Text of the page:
Since this is Friday the 13th I thought maybe we could all use a little pick-me-up.
Most people celebrate special occasions with cake. At our house cake is a reason for celebration all its own. And why not? Especially when you health it up a bit.
All cakes at our house are naked — without frosting. What did you think I meant?
I know carrot cake traditionally has a cream cheese icing. But a rich, moist, dense cake like carrot cake really doesn’t need it. Leave off the icing and you can really taste the full flavor of the cake.
Here’s my recipe — give it a try and let me know what you think.
3 Tablespoons flax seed meal dissolved in 6 Tablespoons hot water (or 3 eggs or any equivalent combination of the eggs and flax
1 cup buckwheat flour
2 cups of your favorite gluten free flour blend
2 teaspoons baking soda
2 teaspoons vanilla
1 cup unsweetened shredded coconut
2 cups shredded carrots
1 can crushed pineapple with juice (mom’s recipe calls for a small can but I use a large one)
1 cup chopped walnuts (optional)
1 can raisins (if you don’t like raisins, leave them out)
1. Preheat oven to 350 degrees. 2. Combine all ingredients. Mix until well blended. 3. Pour into prepared 9 x 13 pan. 4. Bake at 350 degrees for 35 – 45 minutes or until a knife inserted in center of cake comes out clean. 5. I think this cake is best served plain and needs no icing. However if you must have icing there are plenty of recipes available online.
I developed this recipe while looking for tasty, healthy snacks with protein . I use chickpeas, also known as garbanzo beans, but there are also recipes using tofu if you prefer. You may be familiar with hummus which is made from chickpeas and often used as a dip with raw veggies. Because I do not care for the flavor of tahini, an ingredient in hummus, I decided to go a different direction.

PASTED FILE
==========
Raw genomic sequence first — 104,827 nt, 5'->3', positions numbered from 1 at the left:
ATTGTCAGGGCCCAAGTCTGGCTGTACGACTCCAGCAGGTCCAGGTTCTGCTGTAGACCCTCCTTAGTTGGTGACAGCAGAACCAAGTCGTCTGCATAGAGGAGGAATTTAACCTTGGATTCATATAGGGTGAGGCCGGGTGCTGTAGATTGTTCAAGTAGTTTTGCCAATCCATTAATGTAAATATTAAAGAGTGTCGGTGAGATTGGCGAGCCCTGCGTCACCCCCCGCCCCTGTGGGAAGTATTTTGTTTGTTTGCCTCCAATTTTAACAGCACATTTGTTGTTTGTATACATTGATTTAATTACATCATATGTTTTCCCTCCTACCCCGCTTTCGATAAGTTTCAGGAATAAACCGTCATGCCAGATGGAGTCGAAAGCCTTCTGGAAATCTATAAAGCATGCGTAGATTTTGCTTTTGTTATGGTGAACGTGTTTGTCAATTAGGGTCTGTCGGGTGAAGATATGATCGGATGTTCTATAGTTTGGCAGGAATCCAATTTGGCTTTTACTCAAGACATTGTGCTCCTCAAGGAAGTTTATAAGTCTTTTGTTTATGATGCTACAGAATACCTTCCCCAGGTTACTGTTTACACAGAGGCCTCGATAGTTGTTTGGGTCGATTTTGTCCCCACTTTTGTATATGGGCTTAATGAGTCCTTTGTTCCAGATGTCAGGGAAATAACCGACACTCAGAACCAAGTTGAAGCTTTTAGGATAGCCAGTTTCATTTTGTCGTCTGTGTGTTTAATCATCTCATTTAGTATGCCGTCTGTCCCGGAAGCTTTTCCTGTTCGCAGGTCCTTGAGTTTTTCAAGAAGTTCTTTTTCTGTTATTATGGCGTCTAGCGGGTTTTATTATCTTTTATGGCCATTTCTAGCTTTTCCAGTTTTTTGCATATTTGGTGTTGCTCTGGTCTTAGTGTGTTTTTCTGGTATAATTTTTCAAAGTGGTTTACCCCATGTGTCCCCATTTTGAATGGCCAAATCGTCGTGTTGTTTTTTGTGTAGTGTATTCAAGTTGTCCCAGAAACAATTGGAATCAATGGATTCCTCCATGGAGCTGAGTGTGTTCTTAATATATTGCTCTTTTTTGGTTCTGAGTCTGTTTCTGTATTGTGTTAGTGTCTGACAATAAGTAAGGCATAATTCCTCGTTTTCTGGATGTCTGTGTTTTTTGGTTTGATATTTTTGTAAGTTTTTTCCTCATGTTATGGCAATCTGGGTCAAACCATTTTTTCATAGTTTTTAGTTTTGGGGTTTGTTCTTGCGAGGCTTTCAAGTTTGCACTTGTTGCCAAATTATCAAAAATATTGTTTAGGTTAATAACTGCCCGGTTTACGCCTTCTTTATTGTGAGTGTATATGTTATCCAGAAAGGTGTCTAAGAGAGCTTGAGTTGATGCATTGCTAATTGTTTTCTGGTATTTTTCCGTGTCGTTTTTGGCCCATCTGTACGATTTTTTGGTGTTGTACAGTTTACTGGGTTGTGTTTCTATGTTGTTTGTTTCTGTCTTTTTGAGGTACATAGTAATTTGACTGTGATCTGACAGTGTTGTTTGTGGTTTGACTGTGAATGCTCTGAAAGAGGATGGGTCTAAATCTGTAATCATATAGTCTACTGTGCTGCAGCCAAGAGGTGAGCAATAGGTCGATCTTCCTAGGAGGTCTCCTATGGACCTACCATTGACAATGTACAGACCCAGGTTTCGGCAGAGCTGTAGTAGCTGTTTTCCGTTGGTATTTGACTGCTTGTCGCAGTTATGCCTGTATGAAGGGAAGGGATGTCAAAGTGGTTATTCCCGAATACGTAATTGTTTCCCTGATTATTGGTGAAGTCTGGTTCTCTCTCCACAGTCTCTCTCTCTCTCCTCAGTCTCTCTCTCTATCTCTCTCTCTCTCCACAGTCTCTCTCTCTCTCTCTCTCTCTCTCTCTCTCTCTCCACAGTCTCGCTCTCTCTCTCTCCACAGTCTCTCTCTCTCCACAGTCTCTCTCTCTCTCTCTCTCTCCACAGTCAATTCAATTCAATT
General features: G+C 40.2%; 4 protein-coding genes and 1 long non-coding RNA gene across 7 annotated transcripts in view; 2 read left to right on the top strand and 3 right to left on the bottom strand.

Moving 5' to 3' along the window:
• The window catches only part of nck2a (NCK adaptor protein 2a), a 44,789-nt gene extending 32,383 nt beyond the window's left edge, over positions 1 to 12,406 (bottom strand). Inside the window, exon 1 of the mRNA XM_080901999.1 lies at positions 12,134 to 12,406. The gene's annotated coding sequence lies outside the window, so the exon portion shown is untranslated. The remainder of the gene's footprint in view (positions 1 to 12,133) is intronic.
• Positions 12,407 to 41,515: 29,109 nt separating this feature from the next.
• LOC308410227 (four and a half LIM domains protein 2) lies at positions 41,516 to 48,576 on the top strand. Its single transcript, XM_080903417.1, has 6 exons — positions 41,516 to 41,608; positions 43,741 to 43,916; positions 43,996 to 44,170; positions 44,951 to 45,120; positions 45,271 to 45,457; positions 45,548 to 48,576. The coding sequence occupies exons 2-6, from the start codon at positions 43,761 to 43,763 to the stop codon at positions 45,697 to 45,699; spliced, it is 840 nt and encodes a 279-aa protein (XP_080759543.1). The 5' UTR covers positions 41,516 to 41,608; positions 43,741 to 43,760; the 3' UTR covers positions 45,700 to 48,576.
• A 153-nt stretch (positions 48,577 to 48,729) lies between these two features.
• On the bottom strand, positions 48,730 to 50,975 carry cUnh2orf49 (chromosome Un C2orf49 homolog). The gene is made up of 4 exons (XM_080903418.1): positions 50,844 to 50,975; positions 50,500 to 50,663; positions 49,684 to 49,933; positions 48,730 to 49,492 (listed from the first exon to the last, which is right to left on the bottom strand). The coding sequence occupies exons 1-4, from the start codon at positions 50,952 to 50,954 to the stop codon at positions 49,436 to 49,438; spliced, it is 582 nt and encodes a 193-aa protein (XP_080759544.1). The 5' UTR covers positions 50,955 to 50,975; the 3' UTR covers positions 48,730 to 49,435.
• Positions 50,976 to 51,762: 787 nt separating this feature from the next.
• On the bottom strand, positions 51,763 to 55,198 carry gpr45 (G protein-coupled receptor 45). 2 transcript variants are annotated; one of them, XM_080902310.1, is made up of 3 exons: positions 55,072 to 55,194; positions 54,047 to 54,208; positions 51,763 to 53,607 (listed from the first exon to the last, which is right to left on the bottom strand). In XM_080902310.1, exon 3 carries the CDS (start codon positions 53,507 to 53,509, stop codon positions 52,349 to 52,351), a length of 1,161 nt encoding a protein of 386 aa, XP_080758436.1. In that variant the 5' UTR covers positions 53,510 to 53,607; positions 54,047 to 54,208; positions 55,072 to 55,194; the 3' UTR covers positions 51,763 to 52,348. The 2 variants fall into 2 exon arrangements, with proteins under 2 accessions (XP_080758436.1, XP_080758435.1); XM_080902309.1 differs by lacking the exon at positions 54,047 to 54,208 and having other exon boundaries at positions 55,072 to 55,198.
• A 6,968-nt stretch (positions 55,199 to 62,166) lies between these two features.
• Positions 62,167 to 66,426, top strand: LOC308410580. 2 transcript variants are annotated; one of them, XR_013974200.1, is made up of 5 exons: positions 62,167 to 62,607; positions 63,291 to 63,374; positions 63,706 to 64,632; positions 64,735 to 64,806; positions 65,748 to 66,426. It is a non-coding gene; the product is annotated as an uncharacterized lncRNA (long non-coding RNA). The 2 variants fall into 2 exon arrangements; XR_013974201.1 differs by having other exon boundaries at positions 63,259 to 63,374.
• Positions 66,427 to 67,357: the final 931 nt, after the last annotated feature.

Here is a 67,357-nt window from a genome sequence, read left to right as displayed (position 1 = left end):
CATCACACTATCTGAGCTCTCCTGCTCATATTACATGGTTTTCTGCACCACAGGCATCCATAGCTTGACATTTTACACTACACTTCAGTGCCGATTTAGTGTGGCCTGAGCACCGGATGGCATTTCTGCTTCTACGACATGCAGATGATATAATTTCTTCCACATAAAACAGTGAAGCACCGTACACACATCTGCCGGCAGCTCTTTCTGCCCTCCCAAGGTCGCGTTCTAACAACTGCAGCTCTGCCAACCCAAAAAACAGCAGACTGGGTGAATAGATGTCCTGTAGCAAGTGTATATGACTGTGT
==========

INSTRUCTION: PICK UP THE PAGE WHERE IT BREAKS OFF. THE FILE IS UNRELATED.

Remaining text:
My first version of this recipe used mayonnaise or salad dressing, which contain eggs. I went on to use a dressing of olive oil, vinegar, prepared mustard and just a touch of lemon juice to brighten up the flavor a bit. You could use Greek yogurt if you tolerate dairy. The addition of chopped sweet pickles or sweet pickle relish also adds to the flavor.
The finished salad may be served over salad greens for a light lunch or as a sandwich. Adding a lettuce leaf and a tomato slice will add both color and flavor to your sandwich.
So how do you make that Eggless Egg Salad?
2 cups chickpeas (garbanzo beans) canned or cooked from dry
2 Tablespoons diced onion
2 Tablespoons pickle relish or diced sweet pickles if you have them
1 Tablespoon apple cider vinegar (or your favorite vinegar)
1 teaspoon lemon juice
2 Tablespoons prepared yellow mustard
4 Tablespoons Extra Virgin Olive oil
Salt substitute and pepper to taste
Drain and rinse chickpeas.
Mash with a potato masher or fork leaving a few chunks of chickpea.
Add onion and pickle relish.
Combine mustard, vinegar and lemon juice in a small bowl or blender container. Mix together.
Add olive oil in a slow, steady stream. If you are making this by hand blend with a wire whisk while adding the olive oil. If using the blender, blend on low adding the oil through the smaller hole in the lid, do not remove the lid while blending.
Add the dressing to the chickpea mixture and stir together.
Season with salt substitute and pepper.
You may serve as is or chill in the refrigerator for a few hours.
Serves 4 to 6
This recipe has been shared with the following LInk Parties:
We went into town for pizza to celebrate Valentines Day. The gluten free Greek pizza was not bad, but it wasn’t mine. The one in town had a small commercial crust with toppings that could almost be seen. I make my own crust and load on the toppings — no comparison. Look good? Want to make your own?
Genie’s Greek Pizza
2 3/4 c. all purpose gf flour (my flour blend is 3 parts sorghum flour, 2 parts potato or corn starch and 1 part brown rice flour)
1 T. sugar
1 package quick rise yeast